Cast Net Basics
The six main parts that make up a cast net are the hand line, swivel, horn, brail lines, lead line and the net. The hand line is used to pull the net back to you after making a throw. Next, we have the swivel which attaches the hand line to the brail lines. There are multiple brail lines tied at even increments to the lead line which pull threw the horn and tuck the net inward to keep fish from getting away. The horn also acts as an attachment point for the net on the upper end and the net then attaches to the lead line on the lower end.
The two classifications for cast nets are mesh size and length. Mesh size refers to the size of the holes in the net. By using a ruler and measuring the holes from knot to knot in a cast net you can determine the mesh size. Mesh size is one of the most important factors when purchasing a net because if your holes are too large the fish will swim threw the net, whereas if the holes are too small the net will sink slowly. Net length is another factor to consider when purchasing a net. Cast nets are measured by the radius. To find the length of a cast net simply place the weights on the ground, hold the net up by the horn and measure vertically. It is important to remember that a larger net will cover more area and thus catch more fish, but also has more lead which requires more effort to throw. In general, I would recommend a 3/8 mesh 5-7 foot net for shrimp or bait and a 5/8 mesh 8-10 foot net for menhaden.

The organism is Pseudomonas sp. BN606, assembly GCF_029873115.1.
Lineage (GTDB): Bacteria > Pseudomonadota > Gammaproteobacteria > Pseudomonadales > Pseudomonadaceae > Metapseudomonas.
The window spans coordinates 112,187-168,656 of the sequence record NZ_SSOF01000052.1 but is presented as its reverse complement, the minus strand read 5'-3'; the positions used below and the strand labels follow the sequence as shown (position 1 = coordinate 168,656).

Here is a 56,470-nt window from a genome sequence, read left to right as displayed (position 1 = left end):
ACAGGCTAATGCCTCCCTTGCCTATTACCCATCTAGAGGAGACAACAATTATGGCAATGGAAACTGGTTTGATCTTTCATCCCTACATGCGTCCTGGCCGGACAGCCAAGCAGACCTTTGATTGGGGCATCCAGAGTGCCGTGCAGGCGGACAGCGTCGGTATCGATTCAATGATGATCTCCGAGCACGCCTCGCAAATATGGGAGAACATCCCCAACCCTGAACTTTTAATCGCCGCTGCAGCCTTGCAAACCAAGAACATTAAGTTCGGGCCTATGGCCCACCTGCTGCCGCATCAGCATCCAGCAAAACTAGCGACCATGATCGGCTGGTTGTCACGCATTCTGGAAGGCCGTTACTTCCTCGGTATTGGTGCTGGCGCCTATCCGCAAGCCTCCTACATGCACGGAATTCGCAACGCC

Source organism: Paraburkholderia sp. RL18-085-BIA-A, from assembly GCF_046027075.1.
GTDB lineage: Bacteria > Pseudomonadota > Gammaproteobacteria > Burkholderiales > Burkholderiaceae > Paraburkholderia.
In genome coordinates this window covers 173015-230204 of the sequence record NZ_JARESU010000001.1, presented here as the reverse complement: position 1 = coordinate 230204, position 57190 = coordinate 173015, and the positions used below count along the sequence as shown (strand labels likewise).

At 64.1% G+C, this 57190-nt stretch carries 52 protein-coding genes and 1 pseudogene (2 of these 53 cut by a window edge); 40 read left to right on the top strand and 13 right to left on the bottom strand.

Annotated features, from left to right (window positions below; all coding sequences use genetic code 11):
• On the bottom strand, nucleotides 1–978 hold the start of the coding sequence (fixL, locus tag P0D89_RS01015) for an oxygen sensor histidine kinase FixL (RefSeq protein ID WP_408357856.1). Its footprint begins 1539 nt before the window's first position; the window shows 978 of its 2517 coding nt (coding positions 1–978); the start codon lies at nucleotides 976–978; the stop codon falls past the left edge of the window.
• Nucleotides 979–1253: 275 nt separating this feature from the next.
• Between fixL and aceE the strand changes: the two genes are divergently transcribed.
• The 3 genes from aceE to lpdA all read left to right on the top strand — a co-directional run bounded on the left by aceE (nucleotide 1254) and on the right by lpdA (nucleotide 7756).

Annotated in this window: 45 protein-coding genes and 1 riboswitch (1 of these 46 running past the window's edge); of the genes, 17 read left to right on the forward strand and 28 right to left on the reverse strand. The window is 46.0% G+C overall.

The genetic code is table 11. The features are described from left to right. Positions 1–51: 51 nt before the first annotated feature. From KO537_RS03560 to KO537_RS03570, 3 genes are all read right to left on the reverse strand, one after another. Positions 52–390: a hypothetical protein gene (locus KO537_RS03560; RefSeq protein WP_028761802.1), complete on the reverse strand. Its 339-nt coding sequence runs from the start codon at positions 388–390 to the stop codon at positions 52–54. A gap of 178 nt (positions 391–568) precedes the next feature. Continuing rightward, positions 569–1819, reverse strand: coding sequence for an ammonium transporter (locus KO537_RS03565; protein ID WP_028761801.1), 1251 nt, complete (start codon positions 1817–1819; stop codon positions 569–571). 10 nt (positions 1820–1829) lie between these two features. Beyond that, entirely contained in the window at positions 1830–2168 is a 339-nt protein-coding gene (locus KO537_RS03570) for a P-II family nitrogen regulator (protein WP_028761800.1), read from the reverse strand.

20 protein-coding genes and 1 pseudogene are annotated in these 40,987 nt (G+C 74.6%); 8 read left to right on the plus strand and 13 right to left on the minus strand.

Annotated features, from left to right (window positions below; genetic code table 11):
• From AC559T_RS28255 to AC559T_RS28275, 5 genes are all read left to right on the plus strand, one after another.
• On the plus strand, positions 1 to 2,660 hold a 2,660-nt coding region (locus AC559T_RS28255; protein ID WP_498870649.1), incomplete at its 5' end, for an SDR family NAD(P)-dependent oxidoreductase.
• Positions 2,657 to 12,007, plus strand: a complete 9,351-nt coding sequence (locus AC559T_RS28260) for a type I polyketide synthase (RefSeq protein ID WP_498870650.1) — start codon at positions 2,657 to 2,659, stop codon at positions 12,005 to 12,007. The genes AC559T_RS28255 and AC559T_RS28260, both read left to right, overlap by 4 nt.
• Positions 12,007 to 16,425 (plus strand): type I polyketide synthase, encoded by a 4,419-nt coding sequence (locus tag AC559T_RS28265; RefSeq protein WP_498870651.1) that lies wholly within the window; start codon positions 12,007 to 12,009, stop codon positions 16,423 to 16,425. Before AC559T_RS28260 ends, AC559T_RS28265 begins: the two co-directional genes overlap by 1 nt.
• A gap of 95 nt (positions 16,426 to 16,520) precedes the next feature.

Cast nets are made primarily out of monofilament and do require some care if you expect them to last. First, mono tears easily so throwing a net over oysters or dragging it across barnacles will tear the netting. It is good practice to look the net over from time to time for holes. Small holes can be repaired using 20 lb monofilament. Nets should be cleaned after every trip and stored damp. If your net becomes stiff you can limber it up by soaking the entire net in a bucket of water and a cup of liquid fabric softener for 15 minuets.
Captain Charlie Beadon